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About Amra

  • Birthday 04/19/1979

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    it would be quicker to put the things I have no interest in.
  1. Hmm. Perhaps we should define machine? Some people would say any mechanical tool that uses energy to perform a task is a machine. In which case, the line people seem to be drawing is about where the energy comes from. For example, a hand cranked tool, such as a hand drill, is still a machine by most accounts. Compare that to an electric drill. The difference is that the energy of a hand drill is provided by the user, where there energy for the electric drill is provided by batteries or the power station. The smith still pays for the energy, whether paying for food to get the energy in order to turn the crank of a hand drill, or paying the electric bill to charge the batteries. In both cases I would expect the cost of that energy to be passed on to the consumer... the question is whether you want the price to include several weeks of groceries, or just a few hours of electricity. It doesn't matter how far back in time you go, smiths have always made machines to offset or reduce the amount of energy they need to expend in order to accomplish a specific task. This increased their efficiency, and reduced the cost to manufacture goods. Its no different today. Electric drills, belt grinders, and power hammers are to the modern smith what hand cranked drills, foot pedaled whetstones and apprentices where to historical blacksmiths, just as punches, various stones and heavier hammers where to the earliest smiths. I can almost imagine people decrying the use of a foot pedaled whetstone as "cheating" given how much easier it made grinding and sharpening tools compared to the previous methods.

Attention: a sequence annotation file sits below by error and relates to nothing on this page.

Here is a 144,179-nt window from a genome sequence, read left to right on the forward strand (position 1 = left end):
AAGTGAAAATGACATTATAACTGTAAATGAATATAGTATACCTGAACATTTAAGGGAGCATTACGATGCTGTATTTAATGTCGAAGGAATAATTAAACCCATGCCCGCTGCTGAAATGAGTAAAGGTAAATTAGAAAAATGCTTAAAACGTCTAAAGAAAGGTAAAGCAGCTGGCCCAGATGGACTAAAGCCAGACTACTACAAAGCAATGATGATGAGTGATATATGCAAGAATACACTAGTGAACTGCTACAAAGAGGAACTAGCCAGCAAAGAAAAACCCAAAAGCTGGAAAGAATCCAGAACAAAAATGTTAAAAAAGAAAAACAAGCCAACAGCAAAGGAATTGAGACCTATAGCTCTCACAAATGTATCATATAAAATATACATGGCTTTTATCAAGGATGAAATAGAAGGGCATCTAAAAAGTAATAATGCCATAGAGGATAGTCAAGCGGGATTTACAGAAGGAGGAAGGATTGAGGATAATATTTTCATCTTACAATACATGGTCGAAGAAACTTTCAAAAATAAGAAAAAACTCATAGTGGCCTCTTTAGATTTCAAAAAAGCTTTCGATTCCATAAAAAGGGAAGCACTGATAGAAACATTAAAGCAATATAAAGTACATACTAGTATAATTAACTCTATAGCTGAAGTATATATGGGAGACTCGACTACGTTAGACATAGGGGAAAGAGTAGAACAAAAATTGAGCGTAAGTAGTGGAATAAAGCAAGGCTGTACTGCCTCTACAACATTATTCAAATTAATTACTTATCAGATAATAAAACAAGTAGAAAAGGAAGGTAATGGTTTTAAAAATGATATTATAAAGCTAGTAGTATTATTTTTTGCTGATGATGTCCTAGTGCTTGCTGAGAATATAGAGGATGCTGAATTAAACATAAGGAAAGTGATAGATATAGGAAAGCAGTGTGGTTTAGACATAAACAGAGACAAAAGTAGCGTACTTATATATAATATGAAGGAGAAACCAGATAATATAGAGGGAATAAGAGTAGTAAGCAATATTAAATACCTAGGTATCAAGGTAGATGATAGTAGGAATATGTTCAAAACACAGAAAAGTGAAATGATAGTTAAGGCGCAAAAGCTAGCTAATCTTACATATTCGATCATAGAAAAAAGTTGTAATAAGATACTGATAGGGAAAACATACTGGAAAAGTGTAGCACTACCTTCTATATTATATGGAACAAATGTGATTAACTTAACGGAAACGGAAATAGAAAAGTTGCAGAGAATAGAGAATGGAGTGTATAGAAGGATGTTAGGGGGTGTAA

2. Thanks for the responses, and appreciate all the really great information. I suppose my biggest concern is similar to Gary's, in that non-smiths will watch the show and believe what he says, which unfortunately perpetuates these old wives tales for yet another generation. Then, of course, these same people will go to the fair (or a faire), and meet some real smiths, then offer to share some tips and tricks or let them know some of the things they are doing "wrong"; all the things they they learned on shows like this one. I suppose there is the slight possibility that hes spreading misinformation on purpose. So that when people fail using his tips and tricks, they will just call and have him do it instead... though its more likely he actually believes what he is saying. I only do this as a hobby and I am still pretty green, but can't imagine buying and take the risk using unknown leaf spring steel when I could just buy 1095 or 5160 from Aldo. Of course, Alan has a great point that a lot of them really were good steels, but to me as a beginner they are, and I think should be, really old mystery steel, lol.